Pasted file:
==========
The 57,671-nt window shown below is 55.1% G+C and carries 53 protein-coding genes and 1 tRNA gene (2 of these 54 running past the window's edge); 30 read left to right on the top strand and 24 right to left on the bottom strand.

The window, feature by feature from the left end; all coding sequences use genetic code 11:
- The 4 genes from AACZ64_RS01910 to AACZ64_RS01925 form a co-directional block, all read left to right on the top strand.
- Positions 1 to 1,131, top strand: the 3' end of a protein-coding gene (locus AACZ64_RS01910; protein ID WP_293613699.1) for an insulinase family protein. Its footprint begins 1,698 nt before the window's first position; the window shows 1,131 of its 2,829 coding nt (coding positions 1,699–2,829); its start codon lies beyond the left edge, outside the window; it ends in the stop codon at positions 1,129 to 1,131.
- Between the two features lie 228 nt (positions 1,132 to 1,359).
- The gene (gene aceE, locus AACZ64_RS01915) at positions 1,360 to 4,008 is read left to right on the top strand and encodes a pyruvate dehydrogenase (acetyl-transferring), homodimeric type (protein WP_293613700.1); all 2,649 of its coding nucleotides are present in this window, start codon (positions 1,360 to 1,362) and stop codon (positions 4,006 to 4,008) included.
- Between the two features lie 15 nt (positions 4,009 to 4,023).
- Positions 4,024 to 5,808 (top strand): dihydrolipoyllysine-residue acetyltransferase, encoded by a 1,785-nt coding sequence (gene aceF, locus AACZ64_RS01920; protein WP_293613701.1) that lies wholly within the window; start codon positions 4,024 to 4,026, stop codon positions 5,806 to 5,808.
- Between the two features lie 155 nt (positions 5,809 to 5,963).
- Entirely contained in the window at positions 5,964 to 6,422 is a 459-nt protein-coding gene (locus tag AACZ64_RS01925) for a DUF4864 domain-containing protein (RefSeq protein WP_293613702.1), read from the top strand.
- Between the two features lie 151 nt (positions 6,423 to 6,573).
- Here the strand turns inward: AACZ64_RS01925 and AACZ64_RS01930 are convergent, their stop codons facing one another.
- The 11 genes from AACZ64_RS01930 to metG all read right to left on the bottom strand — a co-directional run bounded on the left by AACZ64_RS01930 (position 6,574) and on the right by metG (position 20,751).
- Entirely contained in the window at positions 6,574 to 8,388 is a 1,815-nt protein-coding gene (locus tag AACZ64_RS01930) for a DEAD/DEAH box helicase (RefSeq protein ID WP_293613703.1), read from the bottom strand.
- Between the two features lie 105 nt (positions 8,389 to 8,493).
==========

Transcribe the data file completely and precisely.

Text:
The 57,671-nt window shown below is 55.1% G+C and carries 53 protein-coding genes and 1 tRNA gene (2 of these 54 running past the window's edge); 30 read left to right on the top strand and 24 right to left on the bottom strand.

The window, feature by feature from the left end; all coding sequences use genetic code 11:
- The 4 genes from AACZ64_RS01910 to AACZ64_RS01925 form a co-directional block, all read left to right on the top strand.
- Positions 1 to 1,131, top strand: the 3' end of a protein-coding gene (locus AACZ64_RS01910; protein ID WP_293613699.1) for an insulinase family protein. Its footprint begins 1,698 nt before the window's first position; the window shows 1,131 of its 2,829 coding nt (coding positions 1,699–2,829); its start codon lies beyond the left edge, outside the window; it ends in the stop codon at positions 1,129 to 1,131.
- Between the two features lie 228 nt (positions 1,132 to 1,359).
- The gene (gene aceE, locus AACZ64_RS01915) at positions 1,360 to 4,008 is read left to right on the top strand and encodes a pyruvate dehydrogenase (acetyl-transferring), homodimeric type (protein WP_293613700.1); all 2,649 of its coding nucleotides are present in this window, start codon (positions 1,360 to 1,362) and stop codon (positions 4,006 to 4,008) included.
- Between the two features lie 15 nt (positions 4,009 to 4,023).
- Positions 4,024 to 5,808 (top strand): dihydrolipoyllysine-residue acetyltransferase, encoded by a 1,785-nt coding sequence (gene aceF, locus AACZ64_RS01920; protein WP_293613701.1) that lies wholly within the window; start codon positions 4,024 to 4,026, stop codon positions 5,806 to 5,808.
- Between the two features lie 155 nt (positions 5,809 to 5,963).
- Entirely contained in the window at positions 5,964 to 6,422 is a 459-nt protein-coding gene (locus tag AACZ64_RS01925) for a DUF4864 domain-containing protein (RefSeq protein WP_293613702.1), read from the top strand.
- Between the two features lie 151 nt (positions 6,423 to 6,573).
- Here the strand turns inward: AACZ64_RS01925 and AACZ64_RS01930 are convergent, their stop codons facing one another.
- The 11 genes from AACZ64_RS01930 to metG all read right to left on the bottom strand — a co-directional run bounded on the left by AACZ64_RS01930 (position 6,574) and on the right by metG (position 20,751).
- Entirely contained in the window at positions 6,574 to 8,388 is a 1,815-nt protein-coding gene (locus tag AACZ64_RS01930) for a DEAD/DEAH box helicase (RefSeq protein ID WP_293613703.1), read from the bottom strand.
- Between the two features lie 105 nt (positions 8,389 to 8,493).